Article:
My personal highlight was making our A3 because it was the moment where I realized that the thought process of our team and our project itself changed drastically. Putting our new thoughts to paper, getting feedback on it, and comparing it our original plan showed how much BLI has shaped our project.
Before Bootcamp, 3 Degrees was a sustainability initiative that aimed to target Greek Life and local Ann Arbor businesses. We have also considered branching out to more on-campus activities following the program. One example is our interest in working with SIFT, another capstone team, in a future sustainability fashion show.
One of the biggest lessons I learned during Bootcamp surrounded the idea of success. We spent plenty of time discussing how we defined and measured success, both individually and as a team. This opened us up to important conversations that we otherwise may have not had. Having this insight will also benefit us in the future when we are reporting our growth to potential business partners that ask to see it.
Another takeaway that I value is in going to greater lengths in cross-checking information. It is feasible to introduce the pain points of any project after multiple “pitches”, however, being asked to explain why we knew this information and where we obtained it from allowed us to set aside time to consider areas that needed more data or words from the people that are affected.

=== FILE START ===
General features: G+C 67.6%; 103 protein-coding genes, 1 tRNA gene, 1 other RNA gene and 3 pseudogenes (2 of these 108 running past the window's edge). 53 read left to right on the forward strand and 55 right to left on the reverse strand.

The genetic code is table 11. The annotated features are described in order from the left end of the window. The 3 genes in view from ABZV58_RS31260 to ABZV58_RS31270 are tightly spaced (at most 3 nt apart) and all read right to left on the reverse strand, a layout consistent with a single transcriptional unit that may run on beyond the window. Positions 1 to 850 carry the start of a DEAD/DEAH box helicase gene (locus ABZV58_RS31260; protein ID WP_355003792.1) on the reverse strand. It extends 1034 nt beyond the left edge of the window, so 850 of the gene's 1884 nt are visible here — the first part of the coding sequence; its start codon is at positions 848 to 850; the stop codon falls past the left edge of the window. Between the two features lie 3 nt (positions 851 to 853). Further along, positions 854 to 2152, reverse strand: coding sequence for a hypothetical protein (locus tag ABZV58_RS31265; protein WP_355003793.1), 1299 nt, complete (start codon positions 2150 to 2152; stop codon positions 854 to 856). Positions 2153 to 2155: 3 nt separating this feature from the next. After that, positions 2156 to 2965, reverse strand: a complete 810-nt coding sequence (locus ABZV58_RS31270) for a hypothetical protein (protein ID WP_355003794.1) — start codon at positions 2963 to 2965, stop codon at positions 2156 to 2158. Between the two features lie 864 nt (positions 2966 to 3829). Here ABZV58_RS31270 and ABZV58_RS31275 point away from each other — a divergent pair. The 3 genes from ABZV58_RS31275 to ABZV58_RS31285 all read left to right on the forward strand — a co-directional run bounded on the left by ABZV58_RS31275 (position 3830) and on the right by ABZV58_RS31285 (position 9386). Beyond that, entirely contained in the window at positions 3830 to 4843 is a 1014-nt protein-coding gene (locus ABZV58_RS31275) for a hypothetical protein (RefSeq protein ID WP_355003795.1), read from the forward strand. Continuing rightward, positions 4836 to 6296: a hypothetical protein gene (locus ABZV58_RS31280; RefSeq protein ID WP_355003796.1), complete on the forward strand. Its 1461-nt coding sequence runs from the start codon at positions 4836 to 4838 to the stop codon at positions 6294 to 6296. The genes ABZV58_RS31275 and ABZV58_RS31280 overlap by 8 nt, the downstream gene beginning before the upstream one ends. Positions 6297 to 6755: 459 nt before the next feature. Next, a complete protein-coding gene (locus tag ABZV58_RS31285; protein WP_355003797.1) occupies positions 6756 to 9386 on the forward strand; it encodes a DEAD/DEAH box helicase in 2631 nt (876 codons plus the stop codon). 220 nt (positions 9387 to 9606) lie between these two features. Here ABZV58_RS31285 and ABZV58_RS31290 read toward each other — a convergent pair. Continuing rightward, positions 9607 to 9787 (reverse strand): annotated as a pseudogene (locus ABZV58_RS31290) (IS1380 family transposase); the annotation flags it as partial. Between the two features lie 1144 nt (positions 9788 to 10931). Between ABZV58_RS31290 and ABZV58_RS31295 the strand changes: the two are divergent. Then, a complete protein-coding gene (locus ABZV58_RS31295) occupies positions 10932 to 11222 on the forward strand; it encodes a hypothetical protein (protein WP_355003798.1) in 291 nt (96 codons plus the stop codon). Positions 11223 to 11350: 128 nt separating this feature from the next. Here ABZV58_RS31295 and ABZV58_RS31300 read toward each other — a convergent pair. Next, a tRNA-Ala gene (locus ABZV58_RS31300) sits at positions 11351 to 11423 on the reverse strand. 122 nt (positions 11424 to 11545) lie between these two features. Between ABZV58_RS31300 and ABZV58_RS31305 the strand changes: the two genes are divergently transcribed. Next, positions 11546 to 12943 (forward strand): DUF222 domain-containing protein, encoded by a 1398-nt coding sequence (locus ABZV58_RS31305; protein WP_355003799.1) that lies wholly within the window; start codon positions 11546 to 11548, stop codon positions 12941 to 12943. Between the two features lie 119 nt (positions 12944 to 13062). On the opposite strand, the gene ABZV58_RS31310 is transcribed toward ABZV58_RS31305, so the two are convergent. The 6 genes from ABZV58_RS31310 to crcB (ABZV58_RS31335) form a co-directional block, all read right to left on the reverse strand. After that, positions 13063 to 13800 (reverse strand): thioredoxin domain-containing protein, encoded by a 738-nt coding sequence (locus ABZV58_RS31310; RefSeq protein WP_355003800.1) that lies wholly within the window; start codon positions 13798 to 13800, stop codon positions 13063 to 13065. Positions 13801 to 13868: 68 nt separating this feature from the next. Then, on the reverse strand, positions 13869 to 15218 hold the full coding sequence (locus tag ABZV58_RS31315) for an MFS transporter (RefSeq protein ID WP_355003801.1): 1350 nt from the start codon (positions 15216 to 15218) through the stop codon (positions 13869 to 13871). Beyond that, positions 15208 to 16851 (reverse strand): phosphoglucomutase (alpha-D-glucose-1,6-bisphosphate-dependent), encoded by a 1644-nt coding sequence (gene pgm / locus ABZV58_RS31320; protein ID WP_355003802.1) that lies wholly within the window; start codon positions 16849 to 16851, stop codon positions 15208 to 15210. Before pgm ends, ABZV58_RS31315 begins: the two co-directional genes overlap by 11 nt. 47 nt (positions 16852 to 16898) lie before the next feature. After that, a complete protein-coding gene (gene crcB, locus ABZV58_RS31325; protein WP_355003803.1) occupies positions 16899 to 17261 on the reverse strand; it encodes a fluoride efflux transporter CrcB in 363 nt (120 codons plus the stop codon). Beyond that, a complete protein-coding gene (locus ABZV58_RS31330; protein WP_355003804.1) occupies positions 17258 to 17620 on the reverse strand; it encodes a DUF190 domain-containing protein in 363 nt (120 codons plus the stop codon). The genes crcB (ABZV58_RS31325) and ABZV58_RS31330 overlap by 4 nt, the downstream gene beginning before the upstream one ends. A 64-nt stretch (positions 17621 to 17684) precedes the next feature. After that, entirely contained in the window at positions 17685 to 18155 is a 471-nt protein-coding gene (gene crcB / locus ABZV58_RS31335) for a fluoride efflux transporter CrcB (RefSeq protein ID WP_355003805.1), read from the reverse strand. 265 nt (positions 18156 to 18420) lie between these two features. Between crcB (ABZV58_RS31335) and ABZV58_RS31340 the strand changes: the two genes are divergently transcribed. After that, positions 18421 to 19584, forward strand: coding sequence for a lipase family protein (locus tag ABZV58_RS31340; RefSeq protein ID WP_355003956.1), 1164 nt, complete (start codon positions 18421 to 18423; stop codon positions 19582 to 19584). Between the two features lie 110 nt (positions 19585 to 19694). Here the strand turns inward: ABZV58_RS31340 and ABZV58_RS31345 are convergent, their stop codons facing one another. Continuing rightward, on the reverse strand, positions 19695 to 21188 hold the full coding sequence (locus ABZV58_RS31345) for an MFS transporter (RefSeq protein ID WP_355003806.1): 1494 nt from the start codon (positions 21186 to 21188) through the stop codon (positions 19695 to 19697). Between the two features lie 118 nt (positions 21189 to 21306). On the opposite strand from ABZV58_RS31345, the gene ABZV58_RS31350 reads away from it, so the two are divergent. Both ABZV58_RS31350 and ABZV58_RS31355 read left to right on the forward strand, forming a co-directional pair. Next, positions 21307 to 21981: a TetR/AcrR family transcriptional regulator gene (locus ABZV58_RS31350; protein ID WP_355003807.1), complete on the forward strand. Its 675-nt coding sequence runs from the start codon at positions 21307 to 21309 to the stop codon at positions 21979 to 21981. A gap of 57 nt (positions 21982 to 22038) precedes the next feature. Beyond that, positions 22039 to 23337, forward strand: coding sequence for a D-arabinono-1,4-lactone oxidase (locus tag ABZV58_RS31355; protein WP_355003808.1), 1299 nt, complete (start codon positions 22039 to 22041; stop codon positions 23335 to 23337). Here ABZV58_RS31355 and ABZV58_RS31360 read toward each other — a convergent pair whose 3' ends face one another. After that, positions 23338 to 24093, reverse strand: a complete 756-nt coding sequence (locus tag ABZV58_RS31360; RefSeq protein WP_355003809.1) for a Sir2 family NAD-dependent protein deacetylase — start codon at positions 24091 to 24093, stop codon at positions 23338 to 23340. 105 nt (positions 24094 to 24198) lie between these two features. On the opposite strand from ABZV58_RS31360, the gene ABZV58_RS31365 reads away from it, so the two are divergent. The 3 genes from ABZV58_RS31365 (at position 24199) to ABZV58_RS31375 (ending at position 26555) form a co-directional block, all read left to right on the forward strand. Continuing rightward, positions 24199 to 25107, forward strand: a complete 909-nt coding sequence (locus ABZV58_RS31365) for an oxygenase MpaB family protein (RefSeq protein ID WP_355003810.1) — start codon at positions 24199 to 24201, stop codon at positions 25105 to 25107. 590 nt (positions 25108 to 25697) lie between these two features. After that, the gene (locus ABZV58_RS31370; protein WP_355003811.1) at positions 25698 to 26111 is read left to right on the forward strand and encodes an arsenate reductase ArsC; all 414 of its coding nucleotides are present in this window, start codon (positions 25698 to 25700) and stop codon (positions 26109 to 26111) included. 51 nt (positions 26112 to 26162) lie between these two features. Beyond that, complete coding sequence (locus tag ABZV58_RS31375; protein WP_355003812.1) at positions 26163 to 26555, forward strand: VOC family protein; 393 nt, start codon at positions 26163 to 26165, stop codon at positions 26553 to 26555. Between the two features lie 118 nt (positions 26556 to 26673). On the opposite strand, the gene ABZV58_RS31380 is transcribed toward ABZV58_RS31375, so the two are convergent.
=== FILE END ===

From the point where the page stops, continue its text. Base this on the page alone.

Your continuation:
What was your project idea before Bootcamp?
3 Degrees wanted to use a GPO model to aggregate demand for compostable products and bring the price down to a point lesser than or equal to plastic products. We wanted to target Greek Life and local Ann Arbor restaurants.
How did your idea change/evolve over the course of Bootcamp?
Our main idea remained the same but we began to consider the following things:
- Even if we get the price down, will stakeholders want to use our products? Consider aesthetics, costs of composting, and risk of contamination.
- Structured timeline of events. We want to start from greek life as a proof of concept before moving on to other organizations.
- We built a relationship with the other capstone team SIFT and are not partnering with SHEI to host a sustainable fashion show in Winter 2021.
Describe some things you learned / personal highlights of Bootcamp.
- I enjoyed getting to know the cohort. The icebreakers were helpful and cross-sectional teams were important.
- We were able to build relationships with sustainable organizations like SIFT and non-profits like Blueprints for Pangea. We are also trying to become a non-profit.
- A3 sheet clarified our main objectives and allowed us to evaluate any loopholes in our plan. Brainstorming with third parties provided valuable feedback on our approach.